Press a key and Esc and you’re back in the boot menu.

Instead of the YYY decimal value, the “vga” parameter also accept “ask” which will list all the Linux kernel mode numbers and let the user select one. You can used it if you want to be asked every time booting Linux. It can also be used to find the best Linux video mode on your console.

The best way for configuring the “vga=YYY” parameter is following these steps.

First, add “vga=ask” parameter to the Linux kernel entry in grub configuration file /boot/grub/grub.conf. Like this:

kernel /vmlinuz-2.6.32.16-141.fc12.i686 ro root=/dev/mapper/VolGroup-LogVol00 vga=ask

Second, reboot Linux and hit return when the kernel ask for the vga mode. Then select one mode from the list and remember the Linux mode number which is a hexdecimal value in the format YYY. You can also get more choice by entering “scan“.

Last, calculate the decimal value of the Linux video mode number. This simple python command can be used:

python -c "print 0xYYY"

YYY is the hexdecimal value you got.

Then change “ask” in grub configuration file to the decimal value calculated.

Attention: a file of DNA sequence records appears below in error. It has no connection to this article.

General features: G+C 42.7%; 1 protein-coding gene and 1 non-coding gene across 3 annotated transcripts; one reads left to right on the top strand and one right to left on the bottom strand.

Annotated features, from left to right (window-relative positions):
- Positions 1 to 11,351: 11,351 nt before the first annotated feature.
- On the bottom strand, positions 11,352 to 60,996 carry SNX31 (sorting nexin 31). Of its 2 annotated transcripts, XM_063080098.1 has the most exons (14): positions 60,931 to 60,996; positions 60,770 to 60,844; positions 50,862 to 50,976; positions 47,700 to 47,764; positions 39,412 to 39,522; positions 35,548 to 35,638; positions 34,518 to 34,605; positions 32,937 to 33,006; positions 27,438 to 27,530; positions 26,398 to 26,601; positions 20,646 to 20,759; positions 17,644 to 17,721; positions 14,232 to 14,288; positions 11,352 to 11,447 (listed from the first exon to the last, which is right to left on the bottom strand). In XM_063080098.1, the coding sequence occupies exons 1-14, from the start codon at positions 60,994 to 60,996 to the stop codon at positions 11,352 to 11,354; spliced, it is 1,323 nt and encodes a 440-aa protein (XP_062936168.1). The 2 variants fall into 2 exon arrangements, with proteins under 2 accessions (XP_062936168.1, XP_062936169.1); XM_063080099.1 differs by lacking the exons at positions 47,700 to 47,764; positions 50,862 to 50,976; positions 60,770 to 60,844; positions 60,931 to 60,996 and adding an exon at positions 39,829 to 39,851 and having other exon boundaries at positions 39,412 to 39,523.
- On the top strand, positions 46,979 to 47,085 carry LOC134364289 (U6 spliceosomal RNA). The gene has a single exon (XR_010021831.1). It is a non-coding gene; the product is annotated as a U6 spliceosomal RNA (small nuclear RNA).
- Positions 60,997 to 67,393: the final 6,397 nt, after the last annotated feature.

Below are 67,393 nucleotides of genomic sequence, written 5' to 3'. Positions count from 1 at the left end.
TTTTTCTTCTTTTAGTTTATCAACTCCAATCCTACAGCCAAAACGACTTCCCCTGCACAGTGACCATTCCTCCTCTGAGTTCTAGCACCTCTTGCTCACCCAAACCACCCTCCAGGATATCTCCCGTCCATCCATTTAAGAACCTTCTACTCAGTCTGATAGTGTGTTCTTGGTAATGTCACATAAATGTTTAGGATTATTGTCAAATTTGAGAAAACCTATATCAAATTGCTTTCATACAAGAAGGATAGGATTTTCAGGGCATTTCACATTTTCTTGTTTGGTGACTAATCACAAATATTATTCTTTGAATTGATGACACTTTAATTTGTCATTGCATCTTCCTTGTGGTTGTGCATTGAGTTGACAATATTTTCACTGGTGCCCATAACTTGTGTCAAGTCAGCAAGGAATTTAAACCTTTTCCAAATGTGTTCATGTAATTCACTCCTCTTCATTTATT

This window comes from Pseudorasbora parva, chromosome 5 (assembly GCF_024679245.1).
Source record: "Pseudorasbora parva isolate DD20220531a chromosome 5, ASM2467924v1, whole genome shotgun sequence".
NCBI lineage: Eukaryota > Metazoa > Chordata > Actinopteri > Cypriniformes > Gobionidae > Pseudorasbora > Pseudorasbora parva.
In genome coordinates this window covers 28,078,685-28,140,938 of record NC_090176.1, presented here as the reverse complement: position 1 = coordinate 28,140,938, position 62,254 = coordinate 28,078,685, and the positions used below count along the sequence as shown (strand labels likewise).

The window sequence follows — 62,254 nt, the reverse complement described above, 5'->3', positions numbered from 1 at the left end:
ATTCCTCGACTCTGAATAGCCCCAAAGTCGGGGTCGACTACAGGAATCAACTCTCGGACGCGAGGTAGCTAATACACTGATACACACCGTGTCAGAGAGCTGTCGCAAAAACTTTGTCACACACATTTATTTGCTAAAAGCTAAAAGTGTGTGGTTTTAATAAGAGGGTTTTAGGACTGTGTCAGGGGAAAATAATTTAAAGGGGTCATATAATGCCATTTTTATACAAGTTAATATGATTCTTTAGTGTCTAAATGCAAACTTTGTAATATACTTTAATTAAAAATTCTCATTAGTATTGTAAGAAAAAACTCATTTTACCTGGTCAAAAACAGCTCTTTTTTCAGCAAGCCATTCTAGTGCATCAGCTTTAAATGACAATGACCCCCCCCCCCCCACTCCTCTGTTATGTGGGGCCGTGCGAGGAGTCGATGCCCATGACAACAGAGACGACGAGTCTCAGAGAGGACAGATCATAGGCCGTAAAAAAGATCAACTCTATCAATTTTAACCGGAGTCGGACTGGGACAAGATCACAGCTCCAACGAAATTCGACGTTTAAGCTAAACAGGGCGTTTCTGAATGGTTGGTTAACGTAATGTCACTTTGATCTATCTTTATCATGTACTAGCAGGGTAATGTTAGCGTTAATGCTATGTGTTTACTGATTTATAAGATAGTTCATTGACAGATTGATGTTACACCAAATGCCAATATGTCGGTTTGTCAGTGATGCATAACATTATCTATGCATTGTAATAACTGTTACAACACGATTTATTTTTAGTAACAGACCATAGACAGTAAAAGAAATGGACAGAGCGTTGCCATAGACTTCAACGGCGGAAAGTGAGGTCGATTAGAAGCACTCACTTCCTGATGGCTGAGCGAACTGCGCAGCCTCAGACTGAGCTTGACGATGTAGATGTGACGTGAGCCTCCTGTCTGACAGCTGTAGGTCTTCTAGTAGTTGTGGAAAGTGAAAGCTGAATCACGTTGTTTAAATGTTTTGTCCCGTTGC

Here is a list of usually used Linux mode number and the decimal value if you like to choose one directly:


320×200640×400640×480800×500800×600896×6721024×6401024×7681280×1024
4 bits 770 (302) 774 (306)
8 bits 768 (300)769 (301)879 (36F)701 (303)815 (32F)874 (36A)773 (305)775 (307)
15 bits781 (30D)801 (321)784 (310)880 (370)787 (313)816 (330)875 (36B)790 (316)793 (319)
16 bits782 (30E)802 (322)785 (311)881 (371)788 (314)817 (331)876 (36C)791 (317)794 (31A)
24 bits783 (30F)803 (323)786 (312)882 (372)789 (315)818 (332)877 (36D)792 (318)795 (31B)
32 bits 804 (324)809 (329)883 (373)814 (32E)819 (333)878 (36E)824 (338)829 (33D)

Update on Apr. 29, 2015: add vbeinfo method suggested by Sebastian; suggest grub2-regen-cfg.bash for regenerating Grub2 config file instead of the manual way.

About Eric Zhiqiang Ma

Eric Zhiqiang Ma is interested in operating systems and distributed computing and processing systems. Find Eric on Facebook, Twitter, LinkedIn and Google+. The views or opinions expressed here are solely Eric's own and do not necessarily represent those of any third parties.

4 comments:

      1. Yes, sure, just edit a GRUB menu entry when booting, remove everything and enter “vbeinfo” and Ctrl+x to execute it. The VESA modes output looks like this:


        VBE info: version: 2.0 OEM software rev 1.0
        total memory: 4096 KiB
        List of compatible video modes:
        Legend: P=Packed pixel, D=Direct color, mask/pos=R/G/B/reserved
        0x101: 640 x 480 x 8 Packed
        0x110: 640 x 480 x 15 Direct, mask: 5/5/5/1 pos: 10/5/0/15
        ...
        Configured VBE mode (vbe_mode) = 0x101

        Press any key to continue ...

        Press a key and Esc and you’re back in the boot menu.

        But there is no guarantee that the displayed modes will actually work. E.g. in my QEMU/KVM VM here it is displayed that 0x117 is compatible but when setting “vga=0x317″ everything remains black. So I have to set “vga=0x316″ for 1024×768.